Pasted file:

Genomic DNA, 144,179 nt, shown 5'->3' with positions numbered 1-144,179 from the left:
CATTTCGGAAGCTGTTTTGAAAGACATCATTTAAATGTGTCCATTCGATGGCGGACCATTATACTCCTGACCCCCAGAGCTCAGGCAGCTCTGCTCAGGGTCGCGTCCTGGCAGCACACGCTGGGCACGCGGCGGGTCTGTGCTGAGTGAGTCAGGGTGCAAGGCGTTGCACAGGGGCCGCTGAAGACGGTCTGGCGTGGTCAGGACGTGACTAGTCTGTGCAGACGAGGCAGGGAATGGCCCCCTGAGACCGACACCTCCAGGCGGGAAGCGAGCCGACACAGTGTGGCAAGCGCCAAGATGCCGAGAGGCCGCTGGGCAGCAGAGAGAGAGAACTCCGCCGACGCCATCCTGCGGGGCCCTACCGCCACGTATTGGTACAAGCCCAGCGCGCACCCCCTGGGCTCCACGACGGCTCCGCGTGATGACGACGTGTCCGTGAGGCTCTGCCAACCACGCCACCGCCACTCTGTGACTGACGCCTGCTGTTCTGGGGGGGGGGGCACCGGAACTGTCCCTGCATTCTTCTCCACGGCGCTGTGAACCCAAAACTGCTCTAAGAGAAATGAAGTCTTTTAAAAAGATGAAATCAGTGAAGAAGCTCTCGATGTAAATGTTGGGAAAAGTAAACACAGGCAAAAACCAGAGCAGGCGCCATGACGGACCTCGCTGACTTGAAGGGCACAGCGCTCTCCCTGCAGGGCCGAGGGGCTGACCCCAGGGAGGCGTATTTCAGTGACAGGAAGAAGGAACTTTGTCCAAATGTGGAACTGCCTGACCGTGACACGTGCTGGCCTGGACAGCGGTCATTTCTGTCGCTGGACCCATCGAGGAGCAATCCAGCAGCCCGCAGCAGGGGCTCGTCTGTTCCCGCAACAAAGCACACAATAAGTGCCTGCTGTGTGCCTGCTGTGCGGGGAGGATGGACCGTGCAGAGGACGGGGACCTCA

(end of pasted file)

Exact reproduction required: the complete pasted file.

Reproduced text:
Genomic DNA, 144,179 nt, shown 5'->3' with positions numbered 1-144,179 from the left:
CATTTCGGAAGCTGTTTTGAAAGACATCATTTAAATGTGTCCATTCGATGGCGGACCATTATACTCCTGACCCCCAGAGCTCAGGCAGCTCTGCTCAGGGTCGCGTCCTGGCAGCACACGCTGGGCACGCGGCGGGTCTGTGCTGAGTGAGTCAGGGTGCAAGGCGTTGCACAGGGGCCGCTGAAGACGGTCTGGCGTGGTCAGGACGTGACTAGTCTGTGCAGACGAGGCAGGGAATGGCCCCCTGAGACCGACACCTCCAGGCGGGAAGCGAGCCGACACAGTGTGGCAAGCGCCAAGATGCCGAGAGGCCGCTGGGCAGCAGAGAGAGAGAACTCCGCCGACGCCATCCTGCGGGGCCCTACCGCCACGTATTGGTACAAGCCCAGCGCGCACCCCCTGGGCTCCACGACGGCTCCGCGTGATGACGACGTGTCCGTGAGGCTCTGCCAACCACGCCACCGCCACTCTGTGACTGACGCCTGCTGTTCTGGGGGGGGGGGCACCGGAACTGTCCCTGCATTCTTCTCCACGGCGCTGTGAACCCAAAACTGCTCTAAGAGAAATGAAGTCTTTTAAAAAGATGAAATCAGTGAAGAAGCTCTCGATGTAAATGTTGGGAAAAGTAAACACAGGCAAAAACCAGAGCAGGCGCCATGACGGACCTCGCTGACTTGAAGGGCACAGCGCTCTCCCTGCAGGGCCGAGGGGCTGACCCCAGGGAGGCGTATTTCAGTGACAGGAAGAAGGAACTTTGTCCAAATGTGGAACTGCCTGACCGTGACACGTGCTGGCCTGGACAGCGGTCATTTCTGTCGCTGGACCCATCGAGGAGCAATCCAGCAGCCCGCAGCAGGGGCTCGTCTGTTCCCGCAACAAAGCACACAATAAGTGCCTGCTGTGTGCCTGCTGTGCGGGGAGGATGGACCGTGCAGAGGACGGGGACCTCA